Paclitaxel induces apoptosis in AIDS-related Kaposi's sarcoma cells

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Paclitaxel is a microtubule stabilizing drug that causes dividing cells to arrest and then undergo apoptosis. It also has antiangiogenic activity because it alters cytoskeletal structure, affecting migration and invasion. Paclitaxel is an effective treatment for AIDS-related Kaposi's sarcoma (KS). KS is a tumor in which there is marked proliferation of endothelial cells in addition to the tumor cells, which themselves share many markers with activated (proliferating) endothelial cells. We sought to determine the mechanism by which paclitaxel exerts its anti-KS tumor effects. In vitro, KS cells are very sensitive to paclitaxel, with half-maximal growth inhibition observed at 0.8 nM. Inhibition of migration of KS cells was also observed at nanomolar concentrations of the drug. Paclitaxel induced cell cycle arrest with an accumulation of cells in sub-G1. This was accompanied in vitro by various events typical of apoptosis: phosphorylation of two anti-apoptotic proteins Bcl-2 and Bcl-x(L), release of cytochrome c into the cytoplasm, cleavage and activation of caspase-3. In vitro results were borne out by studies of KS tumor xenografts in nude mice. Paclitaxel (10 mg/kg) inhibited tumor growth by 75% over 21 days. Histological examination of the tumors revealed a decrease in proliferative index, a decrease in the number of mitotic figures and an increase in apoptotic cells compared to tumors from untreated mice.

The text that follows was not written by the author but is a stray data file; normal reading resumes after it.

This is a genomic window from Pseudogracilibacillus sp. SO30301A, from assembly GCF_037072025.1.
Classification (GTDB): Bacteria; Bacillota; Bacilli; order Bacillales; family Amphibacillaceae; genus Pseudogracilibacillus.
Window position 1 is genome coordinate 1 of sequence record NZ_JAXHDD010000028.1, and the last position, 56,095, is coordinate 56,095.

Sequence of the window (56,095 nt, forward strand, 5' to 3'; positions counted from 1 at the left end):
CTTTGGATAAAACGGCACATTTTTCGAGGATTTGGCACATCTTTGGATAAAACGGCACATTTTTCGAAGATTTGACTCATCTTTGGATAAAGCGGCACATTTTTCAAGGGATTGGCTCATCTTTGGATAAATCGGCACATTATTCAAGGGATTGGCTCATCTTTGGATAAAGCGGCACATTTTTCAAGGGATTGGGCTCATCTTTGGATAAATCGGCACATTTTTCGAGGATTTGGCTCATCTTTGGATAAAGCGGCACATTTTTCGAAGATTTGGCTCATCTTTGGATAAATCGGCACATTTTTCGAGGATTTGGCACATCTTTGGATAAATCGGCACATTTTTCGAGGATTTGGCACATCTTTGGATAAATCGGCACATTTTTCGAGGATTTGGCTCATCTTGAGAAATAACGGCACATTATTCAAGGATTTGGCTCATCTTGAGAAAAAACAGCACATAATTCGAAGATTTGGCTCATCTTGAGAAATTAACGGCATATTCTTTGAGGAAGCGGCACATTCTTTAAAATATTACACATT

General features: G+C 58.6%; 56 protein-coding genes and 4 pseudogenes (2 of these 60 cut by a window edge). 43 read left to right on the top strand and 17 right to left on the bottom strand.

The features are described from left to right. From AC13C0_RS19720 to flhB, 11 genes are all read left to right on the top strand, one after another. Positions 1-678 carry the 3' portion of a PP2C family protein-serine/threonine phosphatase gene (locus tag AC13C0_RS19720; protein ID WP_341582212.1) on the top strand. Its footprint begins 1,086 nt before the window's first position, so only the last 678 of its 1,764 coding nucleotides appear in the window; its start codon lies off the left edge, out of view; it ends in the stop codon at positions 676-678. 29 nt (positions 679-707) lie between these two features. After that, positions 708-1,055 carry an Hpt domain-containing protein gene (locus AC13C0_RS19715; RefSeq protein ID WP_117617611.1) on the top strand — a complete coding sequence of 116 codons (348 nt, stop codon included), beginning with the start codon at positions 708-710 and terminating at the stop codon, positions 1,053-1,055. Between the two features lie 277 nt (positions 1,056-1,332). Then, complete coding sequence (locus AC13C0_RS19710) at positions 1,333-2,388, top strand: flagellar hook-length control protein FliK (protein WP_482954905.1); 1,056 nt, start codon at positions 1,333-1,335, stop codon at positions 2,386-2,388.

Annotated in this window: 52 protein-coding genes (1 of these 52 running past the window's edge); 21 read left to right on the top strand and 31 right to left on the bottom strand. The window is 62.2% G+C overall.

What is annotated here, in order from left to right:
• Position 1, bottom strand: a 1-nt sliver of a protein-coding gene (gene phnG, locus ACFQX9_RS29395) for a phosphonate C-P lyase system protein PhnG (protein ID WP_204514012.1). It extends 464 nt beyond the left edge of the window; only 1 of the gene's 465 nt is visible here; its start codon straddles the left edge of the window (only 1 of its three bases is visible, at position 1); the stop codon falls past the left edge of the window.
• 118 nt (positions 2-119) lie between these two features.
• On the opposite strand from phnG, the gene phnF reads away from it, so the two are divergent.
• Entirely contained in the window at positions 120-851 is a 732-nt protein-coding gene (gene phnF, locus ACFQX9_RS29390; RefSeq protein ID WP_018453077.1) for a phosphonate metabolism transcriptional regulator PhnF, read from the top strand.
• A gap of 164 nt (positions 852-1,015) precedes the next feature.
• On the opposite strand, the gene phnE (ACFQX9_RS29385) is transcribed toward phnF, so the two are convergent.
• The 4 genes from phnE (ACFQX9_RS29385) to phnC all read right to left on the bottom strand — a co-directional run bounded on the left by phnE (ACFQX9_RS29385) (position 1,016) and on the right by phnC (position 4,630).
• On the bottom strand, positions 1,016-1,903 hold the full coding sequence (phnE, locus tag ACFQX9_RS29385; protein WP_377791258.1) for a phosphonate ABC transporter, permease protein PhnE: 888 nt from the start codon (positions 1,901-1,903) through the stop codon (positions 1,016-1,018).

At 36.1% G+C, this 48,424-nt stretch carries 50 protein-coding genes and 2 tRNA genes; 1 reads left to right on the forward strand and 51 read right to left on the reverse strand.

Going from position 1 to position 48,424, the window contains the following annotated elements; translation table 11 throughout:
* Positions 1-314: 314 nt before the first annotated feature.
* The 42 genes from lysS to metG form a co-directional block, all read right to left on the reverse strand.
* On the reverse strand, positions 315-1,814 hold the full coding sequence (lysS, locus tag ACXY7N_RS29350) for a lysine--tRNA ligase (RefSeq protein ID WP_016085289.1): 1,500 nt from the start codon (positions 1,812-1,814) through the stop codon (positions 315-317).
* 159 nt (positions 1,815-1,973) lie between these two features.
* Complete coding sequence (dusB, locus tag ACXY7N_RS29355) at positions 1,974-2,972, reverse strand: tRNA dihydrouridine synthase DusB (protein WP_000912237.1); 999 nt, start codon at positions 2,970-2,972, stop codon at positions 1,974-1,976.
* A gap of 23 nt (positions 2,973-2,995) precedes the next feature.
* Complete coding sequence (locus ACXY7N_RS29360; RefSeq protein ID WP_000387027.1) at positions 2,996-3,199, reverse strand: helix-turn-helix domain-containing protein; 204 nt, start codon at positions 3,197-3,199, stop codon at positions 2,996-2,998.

Cai, J., Zheng, T., Masood, R., Smith, D. L., Hinton, D. R., Kim, C. N., … Gill, P. S. (2000). Paclitaxel induces apoptosis in AIDS-related Kaposi’s sarcoma cells. Sarcoma, 4(1–2), 37–45.

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